D.T. Pennington

Writer – Photographer – Creative Coach

Murder by Death with J. Roddy Walston

Thoughts and such from the June 7th, 2024 show at The Grey Eagle in Asheville, NC.

What does it take for a musician to make a decent living in this always-streaming, algorithm sucking, Ticketmaster-gutting world we live in? For one, they ask for money.

“I don’t have any merch,” Walston says. He’s on stage, alone, with his trademark look distilled from that Great Balls of Fire scene in Top Gun. “But, listen, if you each give me five dollars, that would be mathematically awesome.”

The next song, a new creation grown from the roots of an acid trip, Walston is asking for six bucks. One woman comes forward mid-song and leaves some bills on his piano (not keyboard, but piano, this thing is a monster). This tips off a wave of, well, tips. By the end of the song he easily has $150 – not bad for forty minutes of work.


J. Roddy Walston and The Business is one of those bands I would have loved to see live. As luck would have it, the band stopped touring and more or less broke up right as I was discovering them. The closest I managed to get was a Christmas show Walston was touring on with the Tennessee Tinsel. It was an hour of Christmas Music – mostly rock, some covers – followed by 20 minutes of hits from The Business.

On Friday night at The Grey Eagle, he opened up as a solo act for Murder By Death. It was strange, but not surprising. Five songs in all, opening with Don’t Break The Needle so as to not piss anyone off. The rest of the set was wandering and chaotic, but worth watching.

But Walston needs a band, badly.


I don’t remember much about the first time I saw Murder By Death live, but I do remember the second time. The first was with my wife Carly when we first started dating – well over a decade ago, somewhere in Denver. A few months later things fizzled out and the dating stopped for no particular reason until I butt-dialed her phone around 2 in the morning on New Year’s Day. This was back when phones still had buttons, and my Blackberry Curve was all kinds of problems.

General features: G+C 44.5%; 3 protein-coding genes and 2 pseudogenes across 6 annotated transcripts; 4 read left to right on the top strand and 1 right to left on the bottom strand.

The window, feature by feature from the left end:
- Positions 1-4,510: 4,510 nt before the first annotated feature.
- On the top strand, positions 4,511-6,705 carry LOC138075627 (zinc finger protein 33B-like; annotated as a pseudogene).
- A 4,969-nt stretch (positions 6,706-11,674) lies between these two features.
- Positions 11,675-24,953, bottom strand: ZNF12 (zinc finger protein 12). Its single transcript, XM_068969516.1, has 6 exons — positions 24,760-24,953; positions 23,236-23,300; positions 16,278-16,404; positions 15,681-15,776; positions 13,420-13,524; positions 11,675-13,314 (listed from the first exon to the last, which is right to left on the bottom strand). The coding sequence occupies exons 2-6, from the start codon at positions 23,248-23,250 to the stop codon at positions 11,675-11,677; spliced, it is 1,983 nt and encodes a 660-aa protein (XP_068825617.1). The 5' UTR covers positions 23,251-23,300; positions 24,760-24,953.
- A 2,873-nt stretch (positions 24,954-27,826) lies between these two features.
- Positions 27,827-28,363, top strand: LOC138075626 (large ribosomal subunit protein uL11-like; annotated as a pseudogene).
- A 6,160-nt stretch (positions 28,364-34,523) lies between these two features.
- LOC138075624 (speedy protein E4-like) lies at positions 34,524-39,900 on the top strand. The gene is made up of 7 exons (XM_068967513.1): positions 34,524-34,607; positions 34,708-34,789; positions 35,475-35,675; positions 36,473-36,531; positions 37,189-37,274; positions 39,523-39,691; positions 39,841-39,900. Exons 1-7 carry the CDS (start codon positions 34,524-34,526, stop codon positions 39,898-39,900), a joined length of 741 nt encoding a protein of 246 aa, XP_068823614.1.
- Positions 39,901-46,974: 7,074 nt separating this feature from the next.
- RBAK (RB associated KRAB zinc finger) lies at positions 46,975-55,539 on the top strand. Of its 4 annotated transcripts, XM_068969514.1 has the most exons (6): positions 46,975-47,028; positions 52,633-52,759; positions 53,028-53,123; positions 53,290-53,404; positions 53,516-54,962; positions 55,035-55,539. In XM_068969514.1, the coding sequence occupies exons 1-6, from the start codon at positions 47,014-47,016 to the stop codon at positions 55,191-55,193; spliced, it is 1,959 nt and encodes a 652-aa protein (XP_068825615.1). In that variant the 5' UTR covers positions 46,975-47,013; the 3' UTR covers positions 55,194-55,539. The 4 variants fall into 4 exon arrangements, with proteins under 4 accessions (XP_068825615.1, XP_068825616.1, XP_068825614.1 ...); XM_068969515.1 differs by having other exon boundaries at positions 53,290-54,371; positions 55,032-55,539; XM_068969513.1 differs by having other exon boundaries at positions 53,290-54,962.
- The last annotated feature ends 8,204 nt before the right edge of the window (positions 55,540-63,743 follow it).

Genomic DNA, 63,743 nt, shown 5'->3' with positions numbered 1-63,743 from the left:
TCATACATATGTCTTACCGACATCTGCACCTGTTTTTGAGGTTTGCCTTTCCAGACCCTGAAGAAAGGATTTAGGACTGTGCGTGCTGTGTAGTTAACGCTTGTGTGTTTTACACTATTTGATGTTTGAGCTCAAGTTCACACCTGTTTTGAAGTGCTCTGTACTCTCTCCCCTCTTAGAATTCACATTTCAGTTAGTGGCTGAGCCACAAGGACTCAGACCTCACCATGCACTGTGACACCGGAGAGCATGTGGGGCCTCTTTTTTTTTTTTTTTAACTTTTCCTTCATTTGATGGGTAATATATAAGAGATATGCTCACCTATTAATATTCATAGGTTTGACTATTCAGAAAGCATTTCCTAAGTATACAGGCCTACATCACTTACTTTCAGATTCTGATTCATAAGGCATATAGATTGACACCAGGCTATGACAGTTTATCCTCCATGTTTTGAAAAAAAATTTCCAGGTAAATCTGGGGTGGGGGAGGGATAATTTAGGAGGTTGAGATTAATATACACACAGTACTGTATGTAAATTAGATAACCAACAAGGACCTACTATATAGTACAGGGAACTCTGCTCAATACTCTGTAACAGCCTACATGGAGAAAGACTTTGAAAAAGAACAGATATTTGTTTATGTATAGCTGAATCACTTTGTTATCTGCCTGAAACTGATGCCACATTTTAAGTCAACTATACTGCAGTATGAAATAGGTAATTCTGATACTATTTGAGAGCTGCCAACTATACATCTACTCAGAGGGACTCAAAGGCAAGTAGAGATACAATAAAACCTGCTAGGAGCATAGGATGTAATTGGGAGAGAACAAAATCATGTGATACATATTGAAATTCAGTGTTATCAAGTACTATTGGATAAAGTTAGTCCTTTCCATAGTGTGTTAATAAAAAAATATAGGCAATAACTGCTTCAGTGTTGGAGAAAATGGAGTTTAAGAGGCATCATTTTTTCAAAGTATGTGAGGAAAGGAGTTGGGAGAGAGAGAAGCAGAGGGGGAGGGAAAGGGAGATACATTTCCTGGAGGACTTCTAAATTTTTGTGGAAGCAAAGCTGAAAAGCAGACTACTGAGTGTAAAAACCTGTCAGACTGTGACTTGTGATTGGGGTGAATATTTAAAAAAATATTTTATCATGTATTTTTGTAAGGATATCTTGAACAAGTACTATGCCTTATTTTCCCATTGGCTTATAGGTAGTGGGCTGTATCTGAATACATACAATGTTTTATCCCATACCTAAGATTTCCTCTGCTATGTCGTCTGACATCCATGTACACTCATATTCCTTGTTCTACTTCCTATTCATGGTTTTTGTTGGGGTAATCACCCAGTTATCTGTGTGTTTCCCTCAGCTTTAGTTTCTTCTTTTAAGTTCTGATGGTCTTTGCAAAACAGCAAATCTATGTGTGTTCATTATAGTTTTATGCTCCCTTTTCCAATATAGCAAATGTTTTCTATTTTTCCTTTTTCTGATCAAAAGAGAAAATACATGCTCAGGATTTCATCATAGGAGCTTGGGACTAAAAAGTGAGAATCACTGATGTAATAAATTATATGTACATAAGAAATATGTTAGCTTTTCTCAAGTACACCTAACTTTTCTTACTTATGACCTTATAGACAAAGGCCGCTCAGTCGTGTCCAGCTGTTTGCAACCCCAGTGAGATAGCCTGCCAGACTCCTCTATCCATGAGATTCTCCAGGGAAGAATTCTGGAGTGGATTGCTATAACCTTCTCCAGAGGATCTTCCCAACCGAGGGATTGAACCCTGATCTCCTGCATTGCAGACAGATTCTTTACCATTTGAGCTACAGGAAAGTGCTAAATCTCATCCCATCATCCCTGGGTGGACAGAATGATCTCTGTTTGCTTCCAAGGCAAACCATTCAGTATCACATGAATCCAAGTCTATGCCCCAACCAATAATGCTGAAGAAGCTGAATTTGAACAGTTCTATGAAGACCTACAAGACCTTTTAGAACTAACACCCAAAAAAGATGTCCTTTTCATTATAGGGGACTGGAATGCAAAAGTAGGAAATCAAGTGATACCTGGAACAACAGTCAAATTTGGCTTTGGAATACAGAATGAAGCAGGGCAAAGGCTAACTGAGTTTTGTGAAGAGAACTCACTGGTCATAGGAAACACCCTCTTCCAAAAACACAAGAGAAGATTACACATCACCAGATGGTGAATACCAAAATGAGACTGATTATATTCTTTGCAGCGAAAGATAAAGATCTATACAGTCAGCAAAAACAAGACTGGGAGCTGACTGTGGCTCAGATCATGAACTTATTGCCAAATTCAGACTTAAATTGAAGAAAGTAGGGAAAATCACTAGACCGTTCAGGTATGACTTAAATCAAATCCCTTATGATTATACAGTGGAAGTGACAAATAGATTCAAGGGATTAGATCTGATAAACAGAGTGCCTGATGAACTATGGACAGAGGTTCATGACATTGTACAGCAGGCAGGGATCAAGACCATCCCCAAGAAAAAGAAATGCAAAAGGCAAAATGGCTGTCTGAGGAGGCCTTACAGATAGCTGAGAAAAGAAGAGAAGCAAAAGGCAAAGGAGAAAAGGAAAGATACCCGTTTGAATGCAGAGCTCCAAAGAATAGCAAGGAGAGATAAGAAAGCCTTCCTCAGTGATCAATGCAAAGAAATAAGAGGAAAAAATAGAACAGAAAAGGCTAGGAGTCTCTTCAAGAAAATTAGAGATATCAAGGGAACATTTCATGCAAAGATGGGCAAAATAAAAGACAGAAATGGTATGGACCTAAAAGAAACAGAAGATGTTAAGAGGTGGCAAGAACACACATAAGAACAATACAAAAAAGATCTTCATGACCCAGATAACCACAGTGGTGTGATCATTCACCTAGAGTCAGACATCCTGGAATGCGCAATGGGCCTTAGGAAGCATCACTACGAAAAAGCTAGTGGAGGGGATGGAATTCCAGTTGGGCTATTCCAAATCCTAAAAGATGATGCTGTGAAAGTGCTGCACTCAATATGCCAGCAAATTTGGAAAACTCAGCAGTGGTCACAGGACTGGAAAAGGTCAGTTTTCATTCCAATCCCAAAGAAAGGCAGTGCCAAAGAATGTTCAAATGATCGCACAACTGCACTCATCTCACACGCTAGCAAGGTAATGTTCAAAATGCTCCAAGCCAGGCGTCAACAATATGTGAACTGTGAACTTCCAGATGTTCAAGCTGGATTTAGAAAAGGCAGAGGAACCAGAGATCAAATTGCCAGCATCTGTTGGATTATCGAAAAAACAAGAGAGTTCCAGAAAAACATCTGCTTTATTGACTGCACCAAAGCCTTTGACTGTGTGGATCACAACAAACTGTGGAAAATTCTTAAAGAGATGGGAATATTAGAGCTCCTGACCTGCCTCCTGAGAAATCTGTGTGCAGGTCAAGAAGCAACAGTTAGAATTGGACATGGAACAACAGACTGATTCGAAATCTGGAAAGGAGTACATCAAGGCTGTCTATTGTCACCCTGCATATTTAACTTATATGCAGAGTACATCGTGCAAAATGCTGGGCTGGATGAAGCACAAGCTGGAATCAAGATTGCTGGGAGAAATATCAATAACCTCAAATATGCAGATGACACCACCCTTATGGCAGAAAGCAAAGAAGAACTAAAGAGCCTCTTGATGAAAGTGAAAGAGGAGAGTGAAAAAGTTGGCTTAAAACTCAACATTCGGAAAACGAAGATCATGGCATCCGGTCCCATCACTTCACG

Our next date was on Valentine’s Day but neither of us looked into it too much. Murder by Death played a sold-out show at The Bluebird where we watched from the pit, maybe ten feet from the stage. It was a sticky and sweaty affair. We got married (later, much later).

Since those days, MBD has released all manner of records and recordings that I’ve had difficulty keeping up with. I can only assume they were touring for a new record (they are, sort of, a collection of covers) but that didn’t stop them from playing the familiar back catalog. There is that thing about music that is supposed to take you right back to where you were when you first heard it. Well, it was that. It was great. It made me want to drink a mess of whiskey and wake up in my girlfriend’s bed. It made me remember that their earlier work, Red of Tooth and Claw, all but inspired my Songs About Whiskey short story collection.

It comes back to you in a hurry. Maybe this time you feel it a little more the next morning.

They’ll be back, and so will that guy.